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Reinventing ourselves to spearhead arts commercialization
[Festivals] Reinventing ourselves to spearhead arts commercialization
Writer : Kim Hee-sun_ ethnomusicologist 2014.02.18 Asia > Korea

Reinventing ourselves to spearhead arts commercialization
[Trends] Jung Jae-wal _ Director, Korea Arts Management Service


Amid a fast-changing international art and culture landscape against a backdrop of globalization, we can witness how the arts and culture community in Korea is also growing into its place as a pillar of the global arts and culture community. And throughout these changes, expectations are rising for the role of the Korea Arts Management Service (KAMS), which has the mission of "mediating between Korean art venturing into the world, and artists and art organizations," to a chorus of hopeful voices in Korea that have experienced the Korean wave of pop culture and are anticipating a similar phenomenon in the performing arts. In particular, with "culture" emerging as a major keyword in government policy and the neologism "K-culture" appearing on the scene and stimulating the arts and culture industry, we are filled with expectations and questions about how KAMS will respond to these changes and act as a mediator in the art world. Let’s listen to Director Jung Jae-wal discuss the plans and vision of KAMS.

Expanding externally and strengthening internally

Q : Some in the Korean performing arts world portray the arts world as divided into "before the Korea Arts Management Service" and "after the Korea Arts Management Service." That’s how important a role KAMS has in the arts and culture world in Korea. The term "arts management" itself used to be an unfamiliar term, with heavy academic connotations, but as I look forward to the 10th anniversary (in 2015) of KAMS, I believe that KAMS has clarified what "arts management" does for artists and workers in the arts through its various projects over the years. Last year, the new administration announced its plan for the arts, and the arts and culture world is full of anticipation. In addition, in 2014 KAMS will celebrate its 9th anniversary, and the Performing Arts Market Seoul (PAMS) will celebrate its 10th. It was also referenced in the "Top 5 Headlines of Arts Management in 2013" survey conducted at the end of last year by [Weekly@Arts Management], but when the new administration emphasized "cultural prosperity" as a top national agenda, expectations rose for the role of arts and culture organizations, even as their responsibilities looked to multiply. I would like to hear about the results of the projects that KAMS conducted last year, its plans for the New Year, and about future prospects. Please begin with last year’s outcomes.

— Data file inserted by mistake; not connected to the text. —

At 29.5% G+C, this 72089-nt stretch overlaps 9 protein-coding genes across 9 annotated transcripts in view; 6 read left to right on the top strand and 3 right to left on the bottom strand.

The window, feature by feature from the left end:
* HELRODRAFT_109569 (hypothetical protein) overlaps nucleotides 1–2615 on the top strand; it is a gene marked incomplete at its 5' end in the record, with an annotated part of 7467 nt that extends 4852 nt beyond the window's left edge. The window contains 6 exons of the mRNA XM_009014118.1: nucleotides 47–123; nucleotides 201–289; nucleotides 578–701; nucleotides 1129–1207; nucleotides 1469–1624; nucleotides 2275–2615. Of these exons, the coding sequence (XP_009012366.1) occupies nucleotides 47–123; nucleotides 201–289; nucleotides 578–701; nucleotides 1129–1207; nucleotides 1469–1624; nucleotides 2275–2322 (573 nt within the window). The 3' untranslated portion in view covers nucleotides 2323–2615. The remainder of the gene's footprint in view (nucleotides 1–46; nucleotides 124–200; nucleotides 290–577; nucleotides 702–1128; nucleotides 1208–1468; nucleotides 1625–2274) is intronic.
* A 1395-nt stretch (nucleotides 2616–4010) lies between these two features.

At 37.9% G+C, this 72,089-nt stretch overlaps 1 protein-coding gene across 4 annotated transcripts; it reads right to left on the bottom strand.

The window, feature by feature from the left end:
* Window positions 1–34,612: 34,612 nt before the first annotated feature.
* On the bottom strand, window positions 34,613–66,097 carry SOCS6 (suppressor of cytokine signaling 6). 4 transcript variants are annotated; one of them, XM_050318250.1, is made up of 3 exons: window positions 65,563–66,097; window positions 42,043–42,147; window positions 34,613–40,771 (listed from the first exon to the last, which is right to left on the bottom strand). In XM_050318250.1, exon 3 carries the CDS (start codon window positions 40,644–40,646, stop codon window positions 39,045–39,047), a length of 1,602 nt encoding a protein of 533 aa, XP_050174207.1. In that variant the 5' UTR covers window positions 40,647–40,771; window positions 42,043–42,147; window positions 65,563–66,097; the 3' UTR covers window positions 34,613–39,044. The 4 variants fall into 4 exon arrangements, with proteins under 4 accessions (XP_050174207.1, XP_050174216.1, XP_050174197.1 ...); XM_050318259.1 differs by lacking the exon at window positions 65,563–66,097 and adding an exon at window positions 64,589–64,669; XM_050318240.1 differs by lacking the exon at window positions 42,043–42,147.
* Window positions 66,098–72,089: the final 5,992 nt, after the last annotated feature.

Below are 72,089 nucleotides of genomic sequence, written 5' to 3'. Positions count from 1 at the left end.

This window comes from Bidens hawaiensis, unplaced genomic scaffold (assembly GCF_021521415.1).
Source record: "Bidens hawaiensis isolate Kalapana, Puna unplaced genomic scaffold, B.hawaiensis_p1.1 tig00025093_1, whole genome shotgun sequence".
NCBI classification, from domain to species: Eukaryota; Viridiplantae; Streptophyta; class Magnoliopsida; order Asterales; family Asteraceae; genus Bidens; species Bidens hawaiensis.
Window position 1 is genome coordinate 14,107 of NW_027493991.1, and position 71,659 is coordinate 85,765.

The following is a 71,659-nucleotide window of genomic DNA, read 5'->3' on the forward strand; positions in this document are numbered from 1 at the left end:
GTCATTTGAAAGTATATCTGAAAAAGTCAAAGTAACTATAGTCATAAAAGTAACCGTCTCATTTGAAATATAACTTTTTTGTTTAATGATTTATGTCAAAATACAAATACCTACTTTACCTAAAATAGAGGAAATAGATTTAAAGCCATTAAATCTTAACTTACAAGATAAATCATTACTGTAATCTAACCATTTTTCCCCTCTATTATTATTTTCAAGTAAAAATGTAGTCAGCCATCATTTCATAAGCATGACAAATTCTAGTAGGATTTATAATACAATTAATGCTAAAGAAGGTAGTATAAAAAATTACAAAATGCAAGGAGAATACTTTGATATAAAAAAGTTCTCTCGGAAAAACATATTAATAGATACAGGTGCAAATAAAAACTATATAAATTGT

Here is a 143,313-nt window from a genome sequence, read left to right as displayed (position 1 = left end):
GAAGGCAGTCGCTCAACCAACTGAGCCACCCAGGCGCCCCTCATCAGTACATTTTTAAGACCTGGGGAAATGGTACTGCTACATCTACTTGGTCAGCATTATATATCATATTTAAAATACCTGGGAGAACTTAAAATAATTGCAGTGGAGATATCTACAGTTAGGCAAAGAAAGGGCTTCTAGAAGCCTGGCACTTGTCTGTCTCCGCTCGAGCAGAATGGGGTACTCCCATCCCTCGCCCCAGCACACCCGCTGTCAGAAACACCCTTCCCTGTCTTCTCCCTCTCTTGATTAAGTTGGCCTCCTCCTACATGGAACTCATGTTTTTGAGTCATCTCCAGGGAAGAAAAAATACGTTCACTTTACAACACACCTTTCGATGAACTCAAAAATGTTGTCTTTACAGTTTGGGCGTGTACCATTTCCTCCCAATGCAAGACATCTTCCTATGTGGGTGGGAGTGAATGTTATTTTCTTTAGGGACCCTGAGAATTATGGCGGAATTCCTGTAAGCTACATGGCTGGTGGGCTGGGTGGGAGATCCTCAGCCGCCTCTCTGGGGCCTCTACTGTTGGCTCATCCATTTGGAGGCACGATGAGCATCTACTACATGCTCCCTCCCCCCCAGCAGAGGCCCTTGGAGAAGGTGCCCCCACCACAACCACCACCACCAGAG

Jung Jae-wal : Last year, the organization itself was in crisis at the beginning of the year. It was an issue of integration with another organization, and there was some talk after the new administration came into power that discouraged us. But when this issue came up I didn’t personally think that it would be so problematic. I believed that not because I thought KAMS had done so well, but because I judged that in this diverse international arts and culture environment the role of our organization would expand, not shrink. So I didn’t see the crisis as a crisis. I believed that policymakers would make a reasonable decision. And luckily, as I had expected, the decisions were reasonable, and KAMS overcame the situation. After that, in the latter half of the year, projects expanded and KAMS has firmly established itself as a necessary organization. That year, when we recovered from such a blow and then prepared for takeoff, was truly dramatic.

To discuss specific projects in detail, our existing educational consulting projects stabilized. For our international exchange projects, in the latter half of the year, our projects expanded into the formerly uncharted terrain of international culture. Our international projects were expanding externally. And as a central organization in international exchange, I thought it provided a great chance for us to live up to our name. Another important part of policymaking through the performing arts industry is being familiar with the market situation so you can make the right predictions about the market. KAMS will begin to run a system to read market trends through a comprehensive performing arts computer network. The project will start in earnest in 2014. Korean movies were able to develop to the extent they did up until now thanks to the ability to collect information about the film market and make predictions. And now it looks as though the power to pull the industrialization of the performing arts forward will come through this computer network. In the case of PAMS, too, our decision to focus on the Asia sphere received even more positive feedback than expected. The number of delegates that participated on their own increased from about 250 in 2012 by about 100 more in 2013, and we were able to judge interest in the Korean performing arts accordingly. I believe that this is due in part to indirect influence from the Korean Wave and an explosive increase in interest in Korean culture. Another point is that while KAMS projects focused primarily on performing arts projects for the nine years prior to 2013, in 2013 there were projects that actively embraced the visual arts as well. Up until now we’ve also supported exchange in the area of education consulting for performing arts mediators, and with this as a model we’ve also launched projects for discovering, developing and promulgating new talent for an improved field of curatorship in the visual arts.